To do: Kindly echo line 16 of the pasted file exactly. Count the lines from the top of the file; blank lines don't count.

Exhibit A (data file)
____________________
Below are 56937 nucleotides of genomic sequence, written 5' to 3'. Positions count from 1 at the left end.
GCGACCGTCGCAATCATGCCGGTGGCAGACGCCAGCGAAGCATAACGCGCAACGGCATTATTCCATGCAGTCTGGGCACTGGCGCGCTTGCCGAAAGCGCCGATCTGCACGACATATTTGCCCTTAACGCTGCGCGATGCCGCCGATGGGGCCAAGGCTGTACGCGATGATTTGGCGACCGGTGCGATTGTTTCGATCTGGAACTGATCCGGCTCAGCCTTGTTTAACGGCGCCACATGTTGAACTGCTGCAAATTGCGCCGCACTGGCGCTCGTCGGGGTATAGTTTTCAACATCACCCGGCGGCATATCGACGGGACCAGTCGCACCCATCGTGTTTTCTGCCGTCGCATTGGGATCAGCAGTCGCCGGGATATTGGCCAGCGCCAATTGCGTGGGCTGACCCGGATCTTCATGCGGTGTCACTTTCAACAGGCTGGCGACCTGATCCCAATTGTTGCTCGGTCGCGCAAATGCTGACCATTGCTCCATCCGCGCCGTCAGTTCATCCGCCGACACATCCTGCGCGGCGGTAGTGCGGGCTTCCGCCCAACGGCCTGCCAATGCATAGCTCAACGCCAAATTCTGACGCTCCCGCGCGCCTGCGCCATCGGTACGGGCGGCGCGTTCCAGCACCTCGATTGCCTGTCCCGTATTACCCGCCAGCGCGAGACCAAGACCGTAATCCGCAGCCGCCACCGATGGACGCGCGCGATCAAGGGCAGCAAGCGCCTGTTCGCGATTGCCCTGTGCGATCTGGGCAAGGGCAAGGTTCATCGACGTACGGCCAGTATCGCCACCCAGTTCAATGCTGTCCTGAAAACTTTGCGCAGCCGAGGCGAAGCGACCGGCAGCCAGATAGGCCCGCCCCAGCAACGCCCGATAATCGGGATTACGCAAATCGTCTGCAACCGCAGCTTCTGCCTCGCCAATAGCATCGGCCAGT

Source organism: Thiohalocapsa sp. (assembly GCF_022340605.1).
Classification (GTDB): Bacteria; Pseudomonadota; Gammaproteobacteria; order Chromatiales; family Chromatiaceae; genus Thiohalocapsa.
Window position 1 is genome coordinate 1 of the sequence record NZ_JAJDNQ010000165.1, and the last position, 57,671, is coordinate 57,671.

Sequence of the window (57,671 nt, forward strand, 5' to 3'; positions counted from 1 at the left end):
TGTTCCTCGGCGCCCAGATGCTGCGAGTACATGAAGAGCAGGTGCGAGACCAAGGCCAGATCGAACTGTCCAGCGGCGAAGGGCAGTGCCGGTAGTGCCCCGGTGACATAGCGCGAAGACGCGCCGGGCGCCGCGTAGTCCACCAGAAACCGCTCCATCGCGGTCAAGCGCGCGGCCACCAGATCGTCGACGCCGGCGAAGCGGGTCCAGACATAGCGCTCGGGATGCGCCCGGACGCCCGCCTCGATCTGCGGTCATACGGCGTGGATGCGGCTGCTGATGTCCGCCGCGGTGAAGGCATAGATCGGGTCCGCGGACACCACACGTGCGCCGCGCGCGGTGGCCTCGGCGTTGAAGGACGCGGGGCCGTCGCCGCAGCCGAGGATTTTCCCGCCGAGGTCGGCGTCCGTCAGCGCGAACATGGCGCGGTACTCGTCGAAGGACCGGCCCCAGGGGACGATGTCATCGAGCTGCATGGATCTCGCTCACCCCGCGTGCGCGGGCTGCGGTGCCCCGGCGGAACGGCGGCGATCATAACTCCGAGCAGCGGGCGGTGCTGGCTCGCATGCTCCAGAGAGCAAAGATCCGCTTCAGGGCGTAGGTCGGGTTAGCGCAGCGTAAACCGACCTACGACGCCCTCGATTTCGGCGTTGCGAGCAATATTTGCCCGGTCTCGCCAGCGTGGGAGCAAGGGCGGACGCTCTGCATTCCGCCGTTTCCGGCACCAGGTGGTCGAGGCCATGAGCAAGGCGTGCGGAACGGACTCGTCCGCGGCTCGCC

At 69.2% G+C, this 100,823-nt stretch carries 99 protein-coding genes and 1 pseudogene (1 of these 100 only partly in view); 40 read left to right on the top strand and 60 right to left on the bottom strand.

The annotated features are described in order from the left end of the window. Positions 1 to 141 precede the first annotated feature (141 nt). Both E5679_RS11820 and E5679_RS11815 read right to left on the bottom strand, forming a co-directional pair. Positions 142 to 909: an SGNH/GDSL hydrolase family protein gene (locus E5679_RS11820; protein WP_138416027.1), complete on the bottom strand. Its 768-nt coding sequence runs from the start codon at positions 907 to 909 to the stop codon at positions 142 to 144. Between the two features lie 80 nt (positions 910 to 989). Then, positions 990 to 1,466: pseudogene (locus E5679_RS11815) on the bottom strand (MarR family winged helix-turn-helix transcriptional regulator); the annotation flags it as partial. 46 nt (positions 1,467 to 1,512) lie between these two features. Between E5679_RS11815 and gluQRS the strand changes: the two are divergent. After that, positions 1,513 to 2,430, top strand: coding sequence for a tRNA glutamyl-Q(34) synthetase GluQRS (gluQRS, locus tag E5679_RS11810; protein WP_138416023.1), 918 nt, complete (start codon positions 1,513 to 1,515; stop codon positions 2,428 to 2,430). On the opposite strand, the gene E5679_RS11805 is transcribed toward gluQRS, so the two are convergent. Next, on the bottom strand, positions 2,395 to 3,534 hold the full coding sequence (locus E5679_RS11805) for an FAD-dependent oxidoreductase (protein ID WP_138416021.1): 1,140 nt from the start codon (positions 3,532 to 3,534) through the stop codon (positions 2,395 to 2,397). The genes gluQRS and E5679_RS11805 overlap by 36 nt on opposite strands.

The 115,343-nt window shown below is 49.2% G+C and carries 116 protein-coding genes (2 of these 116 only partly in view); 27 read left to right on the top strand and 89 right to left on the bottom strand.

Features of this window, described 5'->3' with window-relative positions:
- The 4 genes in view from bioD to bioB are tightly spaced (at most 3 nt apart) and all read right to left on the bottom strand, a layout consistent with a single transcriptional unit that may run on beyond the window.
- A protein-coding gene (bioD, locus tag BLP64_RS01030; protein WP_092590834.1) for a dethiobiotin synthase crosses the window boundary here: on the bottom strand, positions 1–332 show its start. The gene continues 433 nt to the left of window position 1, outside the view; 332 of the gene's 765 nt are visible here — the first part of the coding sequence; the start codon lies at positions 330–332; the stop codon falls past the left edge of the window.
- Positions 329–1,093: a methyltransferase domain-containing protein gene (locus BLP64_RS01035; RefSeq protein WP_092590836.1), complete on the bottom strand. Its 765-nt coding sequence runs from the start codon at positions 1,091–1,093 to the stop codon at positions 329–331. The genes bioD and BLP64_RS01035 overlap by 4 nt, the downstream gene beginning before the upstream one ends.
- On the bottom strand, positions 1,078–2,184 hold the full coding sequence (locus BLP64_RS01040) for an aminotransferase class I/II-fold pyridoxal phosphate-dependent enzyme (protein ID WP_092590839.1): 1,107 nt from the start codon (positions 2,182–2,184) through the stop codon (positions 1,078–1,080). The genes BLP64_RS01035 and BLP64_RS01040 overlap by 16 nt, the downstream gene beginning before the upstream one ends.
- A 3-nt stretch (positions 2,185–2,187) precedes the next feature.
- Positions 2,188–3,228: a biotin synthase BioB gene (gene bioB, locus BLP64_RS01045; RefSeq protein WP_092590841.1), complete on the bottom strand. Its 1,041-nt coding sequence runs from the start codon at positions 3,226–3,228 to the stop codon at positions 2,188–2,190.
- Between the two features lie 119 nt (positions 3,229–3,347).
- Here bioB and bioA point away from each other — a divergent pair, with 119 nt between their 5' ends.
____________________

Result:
- A 3-nt stretch (positions 2,185–2,187) precedes the next feature.